The herbal history fantasy group are prone to claim that herbs as medications were 'driven underground' by the Christian Church and/or the Medical Establishment during the middle ages and Renaissance.

Nancy Siraisi, in Medieval and Early Renaissance Medicine: An Introduction to Knowledge and Practice, p. 141, discusses the types of medication in the medieval physician's arsenal:
Of the three instruments of medicine, medication was the principal form of active intervention by which physicians sought to combat disease. The choice of appropriate medicinal substances and their compounding in proper proportions were central areas of medical knowledge. The foundation of medieval European pharmacy -- as of traditional herbal medicine in other societies-- was the attribution of medicinal powers to commonly available substances, usually plants and often those that might also be used in cooking. Sharp taste, pungent aroma, and unusual texture as well as readily perceptible action of some kind (for example, as a laxative or opiate) were all properties that might lead to the classification of a plant as medicinal. Unquestionably, consistent use of of certain common European plants as medicines began in antiquity and had a continuous history thereafter. But in western Europe, even in the early Middle Ages, this simple "kitchen-garden" medicine was never purely empirical, local, folkloric and handed down by oral tradition-- although these characteristics must surely have been present to some extent -- but seems always also to have contained elements derived from Greek medicine by way of written sources. From the early Middle Ages to the high Renaissance, medicinal recipes were the commonest form of medical writing.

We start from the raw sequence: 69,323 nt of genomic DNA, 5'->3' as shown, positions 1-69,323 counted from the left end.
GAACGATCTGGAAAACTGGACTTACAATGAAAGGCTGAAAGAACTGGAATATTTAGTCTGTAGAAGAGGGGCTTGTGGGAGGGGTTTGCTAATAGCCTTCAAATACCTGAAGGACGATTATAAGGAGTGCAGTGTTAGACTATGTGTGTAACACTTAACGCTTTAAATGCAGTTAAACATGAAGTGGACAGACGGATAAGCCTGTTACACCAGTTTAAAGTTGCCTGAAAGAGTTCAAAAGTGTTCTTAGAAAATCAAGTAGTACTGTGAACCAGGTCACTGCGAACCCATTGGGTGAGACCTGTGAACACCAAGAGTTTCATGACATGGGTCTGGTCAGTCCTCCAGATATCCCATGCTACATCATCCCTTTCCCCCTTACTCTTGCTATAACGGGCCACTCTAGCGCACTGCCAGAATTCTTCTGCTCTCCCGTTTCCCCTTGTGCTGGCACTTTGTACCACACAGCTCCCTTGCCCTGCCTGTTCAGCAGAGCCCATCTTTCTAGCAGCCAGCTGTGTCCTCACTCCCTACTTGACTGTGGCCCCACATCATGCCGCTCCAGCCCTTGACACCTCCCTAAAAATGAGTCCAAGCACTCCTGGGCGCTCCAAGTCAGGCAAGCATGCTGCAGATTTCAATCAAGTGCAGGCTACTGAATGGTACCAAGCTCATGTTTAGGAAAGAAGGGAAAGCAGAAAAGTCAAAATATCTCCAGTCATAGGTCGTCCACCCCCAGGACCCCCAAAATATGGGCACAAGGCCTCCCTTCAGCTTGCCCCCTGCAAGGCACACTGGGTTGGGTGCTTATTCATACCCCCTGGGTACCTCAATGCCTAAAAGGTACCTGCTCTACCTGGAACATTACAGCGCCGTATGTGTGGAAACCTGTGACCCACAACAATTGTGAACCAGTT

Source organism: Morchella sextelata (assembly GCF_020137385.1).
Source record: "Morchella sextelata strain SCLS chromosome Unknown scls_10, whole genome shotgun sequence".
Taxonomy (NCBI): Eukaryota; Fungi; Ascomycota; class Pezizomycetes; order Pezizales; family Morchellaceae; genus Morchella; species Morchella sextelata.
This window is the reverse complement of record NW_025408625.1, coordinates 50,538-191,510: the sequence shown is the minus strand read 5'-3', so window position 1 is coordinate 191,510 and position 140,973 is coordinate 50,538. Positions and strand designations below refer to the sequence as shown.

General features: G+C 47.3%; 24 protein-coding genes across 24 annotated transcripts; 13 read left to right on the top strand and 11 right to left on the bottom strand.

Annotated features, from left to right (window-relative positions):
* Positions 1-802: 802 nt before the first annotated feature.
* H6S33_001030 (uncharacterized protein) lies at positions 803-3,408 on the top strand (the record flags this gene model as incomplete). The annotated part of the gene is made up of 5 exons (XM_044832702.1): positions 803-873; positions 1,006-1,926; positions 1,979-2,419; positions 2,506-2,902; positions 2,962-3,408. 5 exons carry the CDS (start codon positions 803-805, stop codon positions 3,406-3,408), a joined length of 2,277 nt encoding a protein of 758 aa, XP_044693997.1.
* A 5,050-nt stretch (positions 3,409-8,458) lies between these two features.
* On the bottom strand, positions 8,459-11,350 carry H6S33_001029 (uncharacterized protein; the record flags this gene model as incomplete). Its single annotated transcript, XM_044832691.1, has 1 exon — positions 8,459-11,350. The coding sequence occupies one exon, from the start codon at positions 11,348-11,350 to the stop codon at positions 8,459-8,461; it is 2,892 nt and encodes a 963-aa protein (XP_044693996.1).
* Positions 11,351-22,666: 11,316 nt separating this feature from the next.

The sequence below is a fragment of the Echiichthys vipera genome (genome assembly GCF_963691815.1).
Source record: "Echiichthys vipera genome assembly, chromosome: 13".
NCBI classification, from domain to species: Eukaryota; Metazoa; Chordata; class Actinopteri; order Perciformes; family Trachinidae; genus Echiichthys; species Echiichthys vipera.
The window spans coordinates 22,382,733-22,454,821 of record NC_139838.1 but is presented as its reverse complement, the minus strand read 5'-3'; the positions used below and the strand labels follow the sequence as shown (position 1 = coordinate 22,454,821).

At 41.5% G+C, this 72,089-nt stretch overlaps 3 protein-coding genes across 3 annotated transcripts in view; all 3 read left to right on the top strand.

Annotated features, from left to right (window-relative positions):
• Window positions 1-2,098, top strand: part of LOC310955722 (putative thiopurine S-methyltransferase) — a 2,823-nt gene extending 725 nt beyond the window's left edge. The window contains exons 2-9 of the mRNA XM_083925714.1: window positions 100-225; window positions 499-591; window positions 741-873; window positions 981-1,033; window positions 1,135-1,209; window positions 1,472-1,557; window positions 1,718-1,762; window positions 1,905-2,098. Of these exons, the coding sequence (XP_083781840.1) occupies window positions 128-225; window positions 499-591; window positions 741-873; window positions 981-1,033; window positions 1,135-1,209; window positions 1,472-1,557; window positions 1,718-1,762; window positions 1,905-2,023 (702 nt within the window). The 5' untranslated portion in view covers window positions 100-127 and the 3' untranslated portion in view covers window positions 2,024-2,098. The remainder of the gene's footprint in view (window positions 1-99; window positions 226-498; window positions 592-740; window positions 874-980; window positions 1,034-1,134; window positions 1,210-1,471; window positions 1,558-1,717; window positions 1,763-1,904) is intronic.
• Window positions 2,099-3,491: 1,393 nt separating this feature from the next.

The most reliable picture of the women-as-herbalist, and in fact of the healer-herbalist in general, in medieval history, is actually that of the lady of the house as healer, physica, concoctor of medicines and treater of injuries. Whether she be the mother, 'housekeeper,' or lady of the manor, women through the seventeenth century were expected to be nurse and Dr. Mom. From the great ladies nursing wounded knights in the romances, right through Gervase Markham's exhortation:
" shall understand that since the preservation and care of the family, touching their health and soundness of body, consisteth most inher diligence, it is meet that she have a physical kind of knowledge, how to administer many wholesome receipts or medicines for the good of their healths, as well as to prevent the first occasion of sickness as to take away the effects and evil of the same when it hath made a seizure on the body,"

though he does say that he does not intend to make his reader a practitioner, since knowledge of physic would be beyond her. We do have examples of that in fantasy, though the path is somewhat complex: consider the main character in Sharon Shinn's Summers at Castle Auburn.

But we are more likely to see the making of herbal remedies in fantasy as a side business for the fantasy healers. Sometimes that is perfectly in line with their roles as mythic characters -- see the Old Woman in the Swamp and the Young Sorcerer's Girl Student in Teresa Edgerton's Welsh/Arthurian Caelydonn series, or the education of Eilonwy in the Welsh-inspired Prydain Chronicles. The combination of great lady who through her holiness, some mystic power, or some other power, is shown in a lady of the manor in Edgerton's Grail and The Ring, and in history in the stories of St. Francesca Romana, a fifteenth-century wife and mother who set herself to minister to the ill through touch, prayer, ointments and liquids.